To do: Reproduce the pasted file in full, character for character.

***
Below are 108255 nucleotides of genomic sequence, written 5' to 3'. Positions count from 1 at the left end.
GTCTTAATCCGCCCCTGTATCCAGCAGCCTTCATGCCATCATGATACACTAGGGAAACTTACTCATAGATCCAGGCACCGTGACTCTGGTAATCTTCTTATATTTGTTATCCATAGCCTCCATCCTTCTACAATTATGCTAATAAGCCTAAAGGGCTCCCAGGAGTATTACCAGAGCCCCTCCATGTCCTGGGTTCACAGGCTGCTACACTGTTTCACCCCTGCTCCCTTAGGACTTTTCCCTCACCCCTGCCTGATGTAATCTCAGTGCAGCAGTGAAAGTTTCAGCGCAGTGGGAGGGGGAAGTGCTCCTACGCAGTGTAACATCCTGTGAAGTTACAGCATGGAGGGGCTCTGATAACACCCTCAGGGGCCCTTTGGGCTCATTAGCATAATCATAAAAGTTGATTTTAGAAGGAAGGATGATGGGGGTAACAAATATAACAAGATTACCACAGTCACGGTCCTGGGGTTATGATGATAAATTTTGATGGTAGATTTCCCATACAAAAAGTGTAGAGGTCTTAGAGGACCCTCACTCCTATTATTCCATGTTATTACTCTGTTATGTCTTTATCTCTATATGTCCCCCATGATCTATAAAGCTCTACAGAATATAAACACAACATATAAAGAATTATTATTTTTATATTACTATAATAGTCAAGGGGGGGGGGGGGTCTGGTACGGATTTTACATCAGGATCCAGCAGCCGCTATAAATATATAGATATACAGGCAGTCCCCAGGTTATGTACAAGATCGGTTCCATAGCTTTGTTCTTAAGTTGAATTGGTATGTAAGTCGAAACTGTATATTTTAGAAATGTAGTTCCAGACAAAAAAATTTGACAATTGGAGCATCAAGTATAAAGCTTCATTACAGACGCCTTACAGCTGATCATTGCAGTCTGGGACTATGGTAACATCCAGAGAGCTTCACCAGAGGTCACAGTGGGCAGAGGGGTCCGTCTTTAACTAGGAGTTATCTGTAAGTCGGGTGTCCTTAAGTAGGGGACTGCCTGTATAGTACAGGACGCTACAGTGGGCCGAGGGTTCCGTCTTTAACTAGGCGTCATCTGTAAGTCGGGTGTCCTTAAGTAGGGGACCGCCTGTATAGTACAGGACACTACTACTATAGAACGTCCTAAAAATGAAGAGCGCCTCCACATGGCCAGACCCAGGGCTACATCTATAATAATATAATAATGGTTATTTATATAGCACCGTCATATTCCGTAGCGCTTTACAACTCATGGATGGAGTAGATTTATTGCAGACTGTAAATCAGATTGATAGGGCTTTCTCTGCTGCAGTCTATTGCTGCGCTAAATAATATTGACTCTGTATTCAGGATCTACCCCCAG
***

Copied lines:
Below are 108255 nucleotides of genomic sequence, written 5' to 3'. Positions count from 1 at the left end.
GTCTTAATCCGCCCCTGTATCCAGCAGCCTTCATGCCATCATGATACACTAGGGAAACTTACTCATAGATCCAGGCACCGTGACTCTGGTAATCTTCTTATATTTGTTATCCATAGCCTCCATCCTTCTACAATTATGCTAATAAGCCTAAAGGGCTCCCAGGAGTATTACCAGAGCCCCTCCATGTCCTGGGTTCACAGGCTGCTACACTGTTTCACCCCTGCTCCCTTAGGACTTTTCCCTCACCCCTGCCTGATGTAATCTCAGTGCAGCAGTGAAAGTTTCAGCGCAGTGGGAGGGGGAAGTGCTCCTACGCAGTGTAACATCCTGTGAAGTTACAGCATGGAGGGGCTCTGATAACACCCTCAGGGGCCCTTTGGGCTCATTAGCATAATCATAAAAGTTGATTTTAGAAGGAAGGATGATGGGGGTAACAAATATAACAAGATTACCACAGTCACGGTCCTGGGGTTATGATGATAAATTTTGATGGTAGATTTCCCATACAAAAAGTGTAGAGGTCTTAGAGGACCCTCACTCCTATTATTCCATGTTATTACTCTGTTATGTCTTTATCTCTATATGTCCCCCATGATCTATAAAGCTCTACAGAATATAAACACAACATATAAAGAATTATTATTTTTATATTACTATAATAGTCAAGGGGGGGGGGGGGTCTGGTACGGATTTTACATCAGGATCCAGCAGCCGCTATAAATATATAGATATACAGGCAGTCCCCAGGTTATGTACAAGATCGGTTCCATAGCTTTGTTCTTAAGTTGAATTGGTATGTAAGTCGAAACTGTATATTTTAGAAATGTAGTTCCAGACAAAAAAATTTGACAATTGGAGCATCAAGTATAAAGCTTCATTACAGACGCCTTACAGCTGATCATTGCAGTCTGGGACTATGGTAACATCCAGAGAGCTTCACCAGAGGTCACAGTGGGCAGAGGGGTCCGTCTTTAACTAGGAGTTATCTGTAAGTCGGGTGTCCTTAAGTAGGGGACTGCCTGTATAGTACAGGACGCTACAGTGGGCCGAGGGTTCCGTCTTTAACTAGGCGTCATCTGTAAGTCGGGTGTCCTTAAGTAGGGGACCGCCTGTATAGTACAGGACACTACTACTATAGAACGTCCTAAAAATGAAGAGCGCCTCCACATGGCCAGACCCAGGGCTACATCTATAATAATATAATAATGGTTATTTATATAGCACCGTCATATTCCGTAGCGCTTTACAACTCATGGATGGAGTAGATTTATTGCAGACTGTAAATCAGATTGATAGGGCTTTCTCTGCTGCAGTCTATTGCTGCGCTAAATAATATTGACTCTGTATTCAGGATCTACCCCCAG